By-Law 21-041 (Concerning Pesticide Sale and Use) became effective on January 1, 2022. It repeals the regulation on the Use of Pesticides (04-041), including any ordinances adopted under 04-041. By-law (21-041), also known as the Regulation Respecting the Sale and Use of Pesticides, applies to all boroughs of Montreal, Quebec.

The regulation prohibits the sell or offer to sell and/or use of a pesticide with an active ingredient that belongs to either the Neonicotinoid family (as defined in Chapter 1) or is listed in Annex 1. All classes of pesticides are covered and if a pesticide has more than one active ingredient, each individual active ingredient must be authorized for use or sell/offer for sell (i.e. - the ban applies to each active ingredient within a pesticide. If a pesticide has multiple active ingredients and even one is prohibited, the pesticide itself is banned).  

The regulation, divided into five chapters, covers definitions, prohibitions, use(s), exceptions (which are very limited), conditions of storage and use as well as administrative aspects, inspections and penalties and/or fees.

Key definitions include the following:

Bio-pesticide - a pesticide that is from a natural source (i.e. - bacteria, fungi, virus, plant(s), animal(s), mineral(s), etc.) and meets the definition/criteria under Health Canada's Pest Management Regulatory Agency.

Class of pesticide - one of five classes of pesticides used for permits and certificates for the sale and/or use of pesticides.

Neonicotinoids - pesticides with an active ingredient of Acetamiprid, Clothianidin, Dinotefuran, Imidacloprid, Sulfoxaflor, Thiacloprid or Thiamethoxam.

 Pesticide - a substance, material or micro-organism that is intended to control, destroy, attack/repel, whether directly or indirectly, an organism that is harmful or inconvenient for humans, wildlife, vegetation, crops, etc. or is intended as a vegetation growth regulator (does not include a drug or vaccine).

Pesticide use - any application of a pesticide, including but not limited to, spreading, spraying, injecting, coating seeds, etc.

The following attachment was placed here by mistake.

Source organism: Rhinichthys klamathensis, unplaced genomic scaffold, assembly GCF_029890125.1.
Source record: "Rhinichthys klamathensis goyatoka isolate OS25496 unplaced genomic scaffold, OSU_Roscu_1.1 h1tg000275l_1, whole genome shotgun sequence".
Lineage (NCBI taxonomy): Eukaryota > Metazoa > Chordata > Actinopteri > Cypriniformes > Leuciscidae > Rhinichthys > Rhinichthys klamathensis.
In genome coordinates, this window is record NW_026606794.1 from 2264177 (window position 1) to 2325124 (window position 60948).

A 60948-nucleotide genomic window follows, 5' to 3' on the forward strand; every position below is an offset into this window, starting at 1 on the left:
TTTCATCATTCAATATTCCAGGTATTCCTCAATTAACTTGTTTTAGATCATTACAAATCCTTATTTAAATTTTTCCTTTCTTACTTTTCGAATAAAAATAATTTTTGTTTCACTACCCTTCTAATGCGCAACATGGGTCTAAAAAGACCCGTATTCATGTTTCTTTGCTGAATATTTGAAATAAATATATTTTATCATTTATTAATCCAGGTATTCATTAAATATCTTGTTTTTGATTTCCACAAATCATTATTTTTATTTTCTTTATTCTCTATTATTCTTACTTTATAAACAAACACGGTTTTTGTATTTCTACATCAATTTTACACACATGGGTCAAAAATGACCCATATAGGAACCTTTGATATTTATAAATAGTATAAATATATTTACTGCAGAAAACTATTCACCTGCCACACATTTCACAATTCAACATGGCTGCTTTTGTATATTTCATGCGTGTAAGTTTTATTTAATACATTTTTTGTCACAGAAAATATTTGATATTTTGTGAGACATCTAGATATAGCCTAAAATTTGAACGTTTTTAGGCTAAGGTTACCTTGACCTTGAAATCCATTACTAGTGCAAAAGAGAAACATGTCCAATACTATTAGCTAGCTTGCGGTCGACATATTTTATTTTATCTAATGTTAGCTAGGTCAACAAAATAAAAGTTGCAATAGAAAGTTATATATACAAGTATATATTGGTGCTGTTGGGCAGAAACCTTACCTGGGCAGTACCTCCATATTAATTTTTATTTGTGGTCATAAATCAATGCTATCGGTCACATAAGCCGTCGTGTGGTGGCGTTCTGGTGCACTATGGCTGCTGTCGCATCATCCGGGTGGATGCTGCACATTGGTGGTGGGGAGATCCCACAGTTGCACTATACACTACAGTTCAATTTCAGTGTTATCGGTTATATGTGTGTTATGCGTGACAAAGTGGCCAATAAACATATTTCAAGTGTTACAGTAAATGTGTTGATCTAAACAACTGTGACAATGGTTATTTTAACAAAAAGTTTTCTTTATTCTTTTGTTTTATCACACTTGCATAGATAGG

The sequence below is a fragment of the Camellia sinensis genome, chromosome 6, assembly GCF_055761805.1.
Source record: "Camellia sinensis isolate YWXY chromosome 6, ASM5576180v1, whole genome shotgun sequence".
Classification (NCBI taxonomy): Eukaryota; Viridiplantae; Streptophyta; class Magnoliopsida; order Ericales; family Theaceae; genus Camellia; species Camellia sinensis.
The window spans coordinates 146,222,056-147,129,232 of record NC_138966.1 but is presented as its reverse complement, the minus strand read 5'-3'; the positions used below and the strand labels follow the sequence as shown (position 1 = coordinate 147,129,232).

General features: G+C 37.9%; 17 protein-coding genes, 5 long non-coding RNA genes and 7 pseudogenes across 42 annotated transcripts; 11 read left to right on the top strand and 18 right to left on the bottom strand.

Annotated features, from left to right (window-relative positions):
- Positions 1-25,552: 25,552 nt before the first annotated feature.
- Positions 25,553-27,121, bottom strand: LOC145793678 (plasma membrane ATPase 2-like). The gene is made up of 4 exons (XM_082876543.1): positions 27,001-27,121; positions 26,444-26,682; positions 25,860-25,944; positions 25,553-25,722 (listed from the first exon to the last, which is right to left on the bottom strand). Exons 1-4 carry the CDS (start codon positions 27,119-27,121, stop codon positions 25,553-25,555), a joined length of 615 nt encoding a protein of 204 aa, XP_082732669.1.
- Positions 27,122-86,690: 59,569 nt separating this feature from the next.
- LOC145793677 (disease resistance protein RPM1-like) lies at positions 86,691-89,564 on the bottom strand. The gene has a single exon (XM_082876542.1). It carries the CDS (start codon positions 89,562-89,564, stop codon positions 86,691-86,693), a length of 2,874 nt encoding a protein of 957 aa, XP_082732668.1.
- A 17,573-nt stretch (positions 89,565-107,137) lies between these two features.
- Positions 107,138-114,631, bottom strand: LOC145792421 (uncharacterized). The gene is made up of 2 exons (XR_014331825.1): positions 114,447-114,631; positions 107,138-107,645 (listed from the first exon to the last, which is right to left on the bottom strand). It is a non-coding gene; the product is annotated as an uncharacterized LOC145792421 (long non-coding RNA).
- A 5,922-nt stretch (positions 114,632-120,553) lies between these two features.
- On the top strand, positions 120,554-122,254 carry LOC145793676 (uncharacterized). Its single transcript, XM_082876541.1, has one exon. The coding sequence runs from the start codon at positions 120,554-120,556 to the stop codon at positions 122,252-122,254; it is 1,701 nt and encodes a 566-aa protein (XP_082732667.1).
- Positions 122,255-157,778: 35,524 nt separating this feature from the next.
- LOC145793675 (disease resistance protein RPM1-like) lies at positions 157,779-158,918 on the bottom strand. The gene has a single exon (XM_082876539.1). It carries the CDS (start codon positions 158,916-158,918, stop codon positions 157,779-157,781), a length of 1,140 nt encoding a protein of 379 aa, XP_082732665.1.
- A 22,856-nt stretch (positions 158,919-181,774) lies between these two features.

Water sampling point - any area where water is taken for human consumption or food processing.

There are limited exceptions to the ban. As an example, the prohibition does not apply if an agent has authorization and holds a permit/license to sell a certain category of pesticide (Category A or Category B1 license, as defined in RLRQ, Chapter P-9.3, r. 2).

The use of a pesticide is also authorized if the active ingredient is a bio-pesticide (as detailed in the regulation) or is listed in Annex 2.  If a pesticide is authorized for use, the conditions of use, as provided in Chapter IV, must be followed.  These include, but are not limited to, use as directed by Health Canada's approved label of the pesticide product, maintain certain distances from bodies of water, use of appropriate signage, ensuring the user is authorized and has an up-to-date use registration, meeting storage requirements, etc.  

There are also requirements for persons to use a pesticide (commercial applicator) including permit applications and fees, permit for the purchase and use of pesticides, competence certifications, etc. Such a permit is only valid for the calendar year in which it is issued.  The competent authority may also revoke a permit. Inspections may also be carried out and should be done without interference from any individual.